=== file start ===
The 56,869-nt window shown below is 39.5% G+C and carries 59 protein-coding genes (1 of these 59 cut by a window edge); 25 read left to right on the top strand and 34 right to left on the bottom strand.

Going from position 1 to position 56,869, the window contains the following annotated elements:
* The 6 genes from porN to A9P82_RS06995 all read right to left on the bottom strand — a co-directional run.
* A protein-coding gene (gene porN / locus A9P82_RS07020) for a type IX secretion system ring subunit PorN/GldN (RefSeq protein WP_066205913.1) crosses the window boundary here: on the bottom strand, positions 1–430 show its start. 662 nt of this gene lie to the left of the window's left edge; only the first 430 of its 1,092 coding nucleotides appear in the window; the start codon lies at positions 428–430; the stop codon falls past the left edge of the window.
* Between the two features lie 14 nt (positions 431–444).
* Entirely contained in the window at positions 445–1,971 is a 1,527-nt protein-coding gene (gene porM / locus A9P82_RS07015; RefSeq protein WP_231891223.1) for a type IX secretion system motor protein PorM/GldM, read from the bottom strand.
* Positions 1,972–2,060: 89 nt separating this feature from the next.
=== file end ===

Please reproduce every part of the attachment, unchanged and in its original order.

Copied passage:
The 56,869-nt window shown below is 39.5% G+C and carries 59 protein-coding genes (1 of these 59 cut by a window edge); 25 read left to right on the top strand and 34 right to left on the bottom strand.

Going from position 1 to position 56,869, the window contains the following annotated elements:
* The 6 genes from porN to A9P82_RS06995 all read right to left on the bottom strand — a co-directional run.
* A protein-coding gene (gene porN / locus A9P82_RS07020) for a type IX secretion system ring subunit PorN/GldN (RefSeq protein WP_066205913.1) crosses the window boundary here: on the bottom strand, positions 1–430 show its start. 662 nt of this gene lie to the left of the window's left edge; only the first 430 of its 1,092 coding nucleotides appear in the window; the start codon lies at positions 428–430; the stop codon falls past the left edge of the window.
* Between the two features lie 14 nt (positions 431–444).
* Entirely contained in the window at positions 445–1,971 is a 1,527-nt protein-coding gene (gene porM / locus A9P82_RS07015; RefSeq protein WP_231891223.1) for a type IX secretion system motor protein PorM/GldM, read from the bottom strand.
* Positions 1,972–2,060: 89 nt separating this feature from the next.